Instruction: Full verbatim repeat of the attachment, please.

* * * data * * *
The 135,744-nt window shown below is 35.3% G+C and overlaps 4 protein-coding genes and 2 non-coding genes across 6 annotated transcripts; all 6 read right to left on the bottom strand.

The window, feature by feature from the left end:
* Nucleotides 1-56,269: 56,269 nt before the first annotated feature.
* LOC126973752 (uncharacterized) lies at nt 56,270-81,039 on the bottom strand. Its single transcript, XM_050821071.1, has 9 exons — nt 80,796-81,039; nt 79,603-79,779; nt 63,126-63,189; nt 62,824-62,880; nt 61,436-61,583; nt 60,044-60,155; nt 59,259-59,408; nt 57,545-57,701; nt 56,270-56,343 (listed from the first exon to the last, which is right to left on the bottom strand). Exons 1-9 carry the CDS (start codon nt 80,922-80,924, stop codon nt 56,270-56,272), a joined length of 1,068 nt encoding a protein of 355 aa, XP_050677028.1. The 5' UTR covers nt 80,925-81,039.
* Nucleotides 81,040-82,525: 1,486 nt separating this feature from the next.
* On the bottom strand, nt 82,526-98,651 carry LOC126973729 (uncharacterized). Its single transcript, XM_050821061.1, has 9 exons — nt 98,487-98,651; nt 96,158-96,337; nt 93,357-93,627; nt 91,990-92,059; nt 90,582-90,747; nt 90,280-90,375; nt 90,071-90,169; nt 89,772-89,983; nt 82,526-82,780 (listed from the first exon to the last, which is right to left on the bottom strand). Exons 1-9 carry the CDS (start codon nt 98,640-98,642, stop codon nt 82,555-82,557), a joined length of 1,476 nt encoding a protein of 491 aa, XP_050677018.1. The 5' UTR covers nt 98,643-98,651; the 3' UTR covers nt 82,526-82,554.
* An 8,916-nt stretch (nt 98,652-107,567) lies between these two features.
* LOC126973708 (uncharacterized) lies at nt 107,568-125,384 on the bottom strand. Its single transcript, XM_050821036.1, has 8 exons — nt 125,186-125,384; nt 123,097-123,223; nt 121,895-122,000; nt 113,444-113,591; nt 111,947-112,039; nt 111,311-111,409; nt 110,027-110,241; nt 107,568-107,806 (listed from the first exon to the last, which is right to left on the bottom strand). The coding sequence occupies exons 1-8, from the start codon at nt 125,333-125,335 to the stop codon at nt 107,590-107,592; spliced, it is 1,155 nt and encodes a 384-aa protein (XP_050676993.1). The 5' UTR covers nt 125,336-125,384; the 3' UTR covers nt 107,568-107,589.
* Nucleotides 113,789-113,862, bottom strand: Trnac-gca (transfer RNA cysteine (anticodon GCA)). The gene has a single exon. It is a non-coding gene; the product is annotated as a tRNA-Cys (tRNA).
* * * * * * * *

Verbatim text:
The 135,744-nt window shown below is 35.3% G+C and overlaps 4 protein-coding genes and 2 non-coding genes across 6 annotated transcripts; all 6 read right to left on the bottom strand.

The window, feature by feature from the left end:
* Nucleotides 1-56,269: 56,269 nt before the first annotated feature.
* LOC126973752 (uncharacterized) lies at nt 56,270-81,039 on the bottom strand. Its single transcript, XM_050821071.1, has 9 exons — nt 80,796-81,039; nt 79,603-79,779; nt 63,126-63,189; nt 62,824-62,880; nt 61,436-61,583; nt 60,044-60,155; nt 59,259-59,408; nt 57,545-57,701; nt 56,270-56,343 (listed from the first exon to the last, which is right to left on the bottom strand). Exons 1-9 carry the CDS (start codon nt 80,922-80,924, stop codon nt 56,270-56,272), a joined length of 1,068 nt encoding a protein of 355 aa, XP_050677028.1. The 5' UTR covers nt 80,925-81,039.
* Nucleotides 81,040-82,525: 1,486 nt separating this feature from the next.
* On the bottom strand, nt 82,526-98,651 carry LOC126973729 (uncharacterized). Its single transcript, XM_050821061.1, has 9 exons — nt 98,487-98,651; nt 96,158-96,337; nt 93,357-93,627; nt 91,990-92,059; nt 90,582-90,747; nt 90,280-90,375; nt 90,071-90,169; nt 89,772-89,983; nt 82,526-82,780 (listed from the first exon to the last, which is right to left on the bottom strand). Exons 1-9 carry the CDS (start codon nt 98,640-98,642, stop codon nt 82,555-82,557), a joined length of 1,476 nt encoding a protein of 491 aa, XP_050677018.1. The 5' UTR covers nt 98,643-98,651; the 3' UTR covers nt 82,526-82,554.
* An 8,916-nt stretch (nt 98,652-107,567) lies between these two features.
* LOC126973708 (uncharacterized) lies at nt 107,568-125,384 on the bottom strand. Its single transcript, XM_050821036.1, has 8 exons — nt 125,186-125,384; nt 123,097-123,223; nt 121,895-122,000; nt 113,444-113,591; nt 111,947-112,039; nt 111,311-111,409; nt 110,027-110,241; nt 107,568-107,806 (listed from the first exon to the last, which is right to left on the bottom strand). The coding sequence occupies exons 1-8, from the start codon at nt 125,333-125,335 to the stop codon at nt 107,590-107,592; spliced, it is 1,155 nt and encodes a 384-aa protein (XP_050676993.1). The 5' UTR covers nt 125,336-125,384; the 3' UTR covers nt 107,568-107,589.
* Nucleotides 113,789-113,862, bottom strand: Trnac-gca (transfer RNA cysteine (anticodon GCA)). The gene has a single exon. It is a non-coding gene; the product is annotated as a tRNA-Cys (tRNA).